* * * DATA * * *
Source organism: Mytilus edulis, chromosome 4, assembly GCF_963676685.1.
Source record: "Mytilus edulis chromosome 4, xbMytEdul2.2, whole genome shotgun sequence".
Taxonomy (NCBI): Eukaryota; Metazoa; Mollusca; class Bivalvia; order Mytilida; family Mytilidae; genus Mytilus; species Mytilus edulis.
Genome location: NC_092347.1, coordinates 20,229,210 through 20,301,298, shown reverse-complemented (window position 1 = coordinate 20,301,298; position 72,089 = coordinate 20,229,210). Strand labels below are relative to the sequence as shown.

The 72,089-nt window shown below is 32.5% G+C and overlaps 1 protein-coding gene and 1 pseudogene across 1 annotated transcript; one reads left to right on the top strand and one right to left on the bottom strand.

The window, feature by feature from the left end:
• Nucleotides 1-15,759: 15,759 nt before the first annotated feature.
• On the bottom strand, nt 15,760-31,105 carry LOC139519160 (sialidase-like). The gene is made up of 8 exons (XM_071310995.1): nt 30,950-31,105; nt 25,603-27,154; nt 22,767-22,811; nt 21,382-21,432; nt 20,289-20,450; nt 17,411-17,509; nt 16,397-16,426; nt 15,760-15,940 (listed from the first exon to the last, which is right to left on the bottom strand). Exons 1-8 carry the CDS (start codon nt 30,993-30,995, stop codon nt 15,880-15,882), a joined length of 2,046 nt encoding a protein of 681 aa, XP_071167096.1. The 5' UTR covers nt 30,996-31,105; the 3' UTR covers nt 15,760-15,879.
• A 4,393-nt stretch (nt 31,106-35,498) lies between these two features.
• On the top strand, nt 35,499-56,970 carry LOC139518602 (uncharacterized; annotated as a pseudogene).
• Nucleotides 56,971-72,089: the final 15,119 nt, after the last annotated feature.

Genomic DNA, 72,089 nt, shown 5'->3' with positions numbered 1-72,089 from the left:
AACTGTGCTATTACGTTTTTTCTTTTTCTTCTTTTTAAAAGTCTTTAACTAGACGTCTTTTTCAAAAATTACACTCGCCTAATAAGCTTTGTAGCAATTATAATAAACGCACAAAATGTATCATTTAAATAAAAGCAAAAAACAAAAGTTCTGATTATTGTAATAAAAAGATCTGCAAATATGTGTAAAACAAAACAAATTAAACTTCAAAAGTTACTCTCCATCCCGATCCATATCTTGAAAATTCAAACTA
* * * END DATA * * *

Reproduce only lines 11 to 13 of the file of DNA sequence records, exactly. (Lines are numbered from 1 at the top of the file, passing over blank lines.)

• Nucleotides 56,971-72,089: the final 15,119 nt, after the last annotated feature.

Genomic DNA, 72,089 nt, shown 5'->3' with positions numbered 1-72,089 from the left:
AACTGTGCTATTACGTTTTTTCTTTTTCTTCTTTTTAAAAGTCTTTAACTAGACGTCTTTTTCAAAAATTACACTCGCCTAATAAGCTTTGTAGCAATTATAATAAACGCACAAAATGTATCATTTAAATAAAAGCAAAAAACAAAAGTTCTGATTATTGTAATAAAAAGATCTGCAAATATGTGTAAAACAAAACAAATTAAACTTCAAAAGTTACTCTCCATCCCGATCCATATCTTGAAAATTCAAACTA